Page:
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Abstract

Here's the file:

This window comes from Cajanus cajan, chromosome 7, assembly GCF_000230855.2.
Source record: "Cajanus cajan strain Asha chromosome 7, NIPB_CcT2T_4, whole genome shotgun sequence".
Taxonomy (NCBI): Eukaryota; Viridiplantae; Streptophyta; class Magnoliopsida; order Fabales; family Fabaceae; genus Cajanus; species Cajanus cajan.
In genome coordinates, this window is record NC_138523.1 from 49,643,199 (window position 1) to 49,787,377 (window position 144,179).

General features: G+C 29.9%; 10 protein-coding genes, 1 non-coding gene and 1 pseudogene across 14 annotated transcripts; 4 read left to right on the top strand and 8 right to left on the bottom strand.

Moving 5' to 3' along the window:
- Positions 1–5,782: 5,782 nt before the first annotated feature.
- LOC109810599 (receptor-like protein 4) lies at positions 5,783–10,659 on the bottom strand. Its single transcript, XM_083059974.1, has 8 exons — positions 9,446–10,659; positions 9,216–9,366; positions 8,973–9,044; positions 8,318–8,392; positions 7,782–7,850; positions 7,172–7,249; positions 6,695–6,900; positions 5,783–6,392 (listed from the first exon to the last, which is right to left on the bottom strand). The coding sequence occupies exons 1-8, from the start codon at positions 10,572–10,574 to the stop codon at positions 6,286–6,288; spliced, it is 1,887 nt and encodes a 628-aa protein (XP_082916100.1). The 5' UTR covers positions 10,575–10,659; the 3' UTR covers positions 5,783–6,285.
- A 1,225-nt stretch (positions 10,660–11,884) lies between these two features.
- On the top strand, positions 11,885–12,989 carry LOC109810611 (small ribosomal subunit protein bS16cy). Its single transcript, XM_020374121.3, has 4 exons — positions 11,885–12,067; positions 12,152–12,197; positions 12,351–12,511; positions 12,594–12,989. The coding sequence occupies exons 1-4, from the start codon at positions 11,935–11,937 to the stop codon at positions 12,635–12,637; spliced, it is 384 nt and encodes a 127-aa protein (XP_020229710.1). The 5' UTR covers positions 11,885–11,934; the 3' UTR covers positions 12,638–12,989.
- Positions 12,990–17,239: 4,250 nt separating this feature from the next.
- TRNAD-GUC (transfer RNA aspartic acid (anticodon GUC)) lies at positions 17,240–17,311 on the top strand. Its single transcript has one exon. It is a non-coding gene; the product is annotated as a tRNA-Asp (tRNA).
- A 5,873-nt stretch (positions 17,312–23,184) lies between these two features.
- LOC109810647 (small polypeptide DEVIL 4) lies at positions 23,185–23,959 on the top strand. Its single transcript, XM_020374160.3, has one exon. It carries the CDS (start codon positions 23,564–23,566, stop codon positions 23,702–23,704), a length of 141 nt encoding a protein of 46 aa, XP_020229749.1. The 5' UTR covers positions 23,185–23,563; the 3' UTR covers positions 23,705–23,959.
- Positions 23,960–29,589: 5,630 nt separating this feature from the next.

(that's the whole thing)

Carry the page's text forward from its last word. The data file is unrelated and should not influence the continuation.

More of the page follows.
In general, public policy favors charitable giving. Charitable gifts during life are generally eligible for an income tax deduction,1 and a federal gift tax deduction2 and charitable gifts passing at death of the donor are usually eligible for a federal estate tax deduction.3 In addition there is a special provision for transfers of a personal residence or a farm to a charitable organization with a unique opportunity for a life estate to precede the charitable bequest or devise.4 That opportunity does not exist for other types of property where no gift tax, estate tax or income tax deduction is allowed for the charitable gift if a non-charitable beneficiary precedes the charitable bequest or devise unless the transfer is in trust and meets the requirements to ne a charitable remainder annuity trust, unitrust or pooled income fund.5 However, clear as those provisions may seem, problems can arise especially with retained life estates preceding the charitable gift.

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